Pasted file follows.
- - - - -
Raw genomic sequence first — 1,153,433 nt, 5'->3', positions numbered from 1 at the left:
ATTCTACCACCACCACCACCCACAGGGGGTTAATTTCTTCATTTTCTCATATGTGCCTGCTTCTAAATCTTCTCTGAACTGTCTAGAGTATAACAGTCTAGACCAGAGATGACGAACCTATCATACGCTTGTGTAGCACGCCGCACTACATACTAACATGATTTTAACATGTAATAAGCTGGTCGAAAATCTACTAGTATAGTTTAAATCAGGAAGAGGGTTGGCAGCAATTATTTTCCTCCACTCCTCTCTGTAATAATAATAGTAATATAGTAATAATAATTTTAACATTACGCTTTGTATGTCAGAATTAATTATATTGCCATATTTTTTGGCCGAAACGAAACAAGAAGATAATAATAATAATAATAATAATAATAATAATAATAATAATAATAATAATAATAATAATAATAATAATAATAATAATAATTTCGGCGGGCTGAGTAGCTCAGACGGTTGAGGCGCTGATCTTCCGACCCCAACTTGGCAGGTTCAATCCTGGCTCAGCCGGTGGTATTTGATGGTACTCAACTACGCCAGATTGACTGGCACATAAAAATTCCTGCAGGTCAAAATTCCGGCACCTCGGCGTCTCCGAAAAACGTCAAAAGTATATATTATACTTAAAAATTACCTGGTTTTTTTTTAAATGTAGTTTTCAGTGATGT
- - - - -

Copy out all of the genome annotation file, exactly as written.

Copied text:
Raw genomic sequence first — 1,153,433 nt, 5'->3', positions numbered from 1 at the left:
ATTCTACCACCACCACCACCCACAGGGGGTTAATTTCTTCATTTTCTCATATGTGCCTGCTTCTAAATCTTCTCTGAACTGTCTAGAGTATAACAGTCTAGACCAGAGATGACGAACCTATCATACGCTTGTGTAGCACGCCGCACTACATACTAACATGATTTTAACATGTAATAAGCTGGTCGAAAATCTACTAGTATAGTTTAAATCAGGAAGAGGGTTGGCAGCAATTATTTTCCTCCACTCCTCTCTGTAATAATAATAGTAATATAGTAATAATAATTTTAACATTACGCTTTGTATGTCAGAATTAATTATATTGCCATATTTTTTGGCCGAAACGAAACAAGAAGATAATAATAATAATAATAATAATAATAATAATAATAATAATAATAATAATAATAATAATAATAATAATAATAATAATAATTTCGGCGGGCTGAGTAGCTCAGACGGTTGAGGCGCTGATCTTCCGACCCCAACTTGGCAGGTTCAATCCTGGCTCAGCCGGTGGTATTTGATGGTACTCAACTACGCCAGATTGACTGGCACATAAAAATTCCTGCAGGTCAAAATTCCGGCACCTCGGCGTCTCCGAAAAACGTCAAAAGTATATATTATACTTAAAAATTACCTGGTTTTTTTTTAAATGTAGTTTTCAGTGATGT